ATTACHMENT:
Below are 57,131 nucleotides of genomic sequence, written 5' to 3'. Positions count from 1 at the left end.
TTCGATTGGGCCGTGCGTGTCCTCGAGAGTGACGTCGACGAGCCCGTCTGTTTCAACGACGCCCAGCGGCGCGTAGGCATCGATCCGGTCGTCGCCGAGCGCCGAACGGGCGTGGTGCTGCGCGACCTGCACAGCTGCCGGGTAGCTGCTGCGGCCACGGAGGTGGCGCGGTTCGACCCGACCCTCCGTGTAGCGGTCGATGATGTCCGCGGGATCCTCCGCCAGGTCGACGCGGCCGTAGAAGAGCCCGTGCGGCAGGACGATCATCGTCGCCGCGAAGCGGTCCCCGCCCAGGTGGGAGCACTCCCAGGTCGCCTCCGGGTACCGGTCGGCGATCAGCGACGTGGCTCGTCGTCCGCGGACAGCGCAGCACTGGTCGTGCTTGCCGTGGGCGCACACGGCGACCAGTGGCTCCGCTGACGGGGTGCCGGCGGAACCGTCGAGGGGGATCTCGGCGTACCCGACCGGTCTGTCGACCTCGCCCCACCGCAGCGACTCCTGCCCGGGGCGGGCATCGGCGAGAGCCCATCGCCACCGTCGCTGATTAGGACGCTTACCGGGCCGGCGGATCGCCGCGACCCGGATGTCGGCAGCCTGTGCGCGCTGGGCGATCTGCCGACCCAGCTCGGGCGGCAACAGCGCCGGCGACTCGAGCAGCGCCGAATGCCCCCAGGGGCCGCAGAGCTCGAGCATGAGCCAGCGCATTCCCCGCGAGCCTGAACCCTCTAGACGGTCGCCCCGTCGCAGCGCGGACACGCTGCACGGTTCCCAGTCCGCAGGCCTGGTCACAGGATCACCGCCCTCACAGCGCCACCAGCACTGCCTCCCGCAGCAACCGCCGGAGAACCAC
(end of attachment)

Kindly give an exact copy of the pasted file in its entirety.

Below are 57,131 nucleotides of genomic sequence, written 5' to 3'. Positions count from 1 at the left end.
TTCGATTGGGCCGTGCGTGTCCTCGAGAGTGACGTCGACGAGCCCGTCTGTTTCAACGACGCCCAGCGGCGCGTAGGCATCGATCCGGTCGTCGCCGAGCGCCGAACGGGCGTGGTGCTGCGCGACCTGCACAGCTGCCGGGTAGCTGCTGCGGCCACGGAGGTGGCGCGGTTCGACCCGACCCTCCGTGTAGCGGTCGATGATGTCCGCGGGATCCTCCGCCAGGTCGACGCGGCCGTAGAAGAGCCCGTGCGGCAGGACGATCATCGTCGCCGCGAAGCGGTCCCCGCCCAGGTGGGAGCACTCCCAGGTCGCCTCCGGGTACCGGTCGGCGATCAGCGACGTGGCTCGTCGTCCGCGGACAGCGCAGCACTGGTCGTGCTTGCCGTGGGCGCACACGGCGACCAGTGGCTCCGCTGACGGGGTGCCGGCGGAACCGTCGAGGGGGATCTCGGCGTACCCGACCGGTCTGTCGACCTCGCCCCACCGCAGCGACTCCTGCCCGGGGCGGGCATCGGCGAGAGCCCATCGCCACCGTCGCTGATTAGGACGCTTACCGGGCCGGCGGATCGCCGCGACCCGGATGTCGGCAGCCTGTGCGCGCTGGGCGATCTGCCGACCCAGCTCGGGCGGCAACAGCGCCGGCGACTCGAGCAGCGCCGAATGCCCCCAGGGGCCGCAGAGCTCGAGCATGAGCCAGCGCATTCCCCGCGAGCCTGAACCCTCTAGACGGTCGCCCCGTCGCAGCGCGGACACGCTGCACGGTTCCCAGTCCGCAGGCCTGGTCACAGGATCACCGCCCTCACAGCGCCACCAGCACTGCCTCCCGCAGCAACCGCCGGAGAACCAC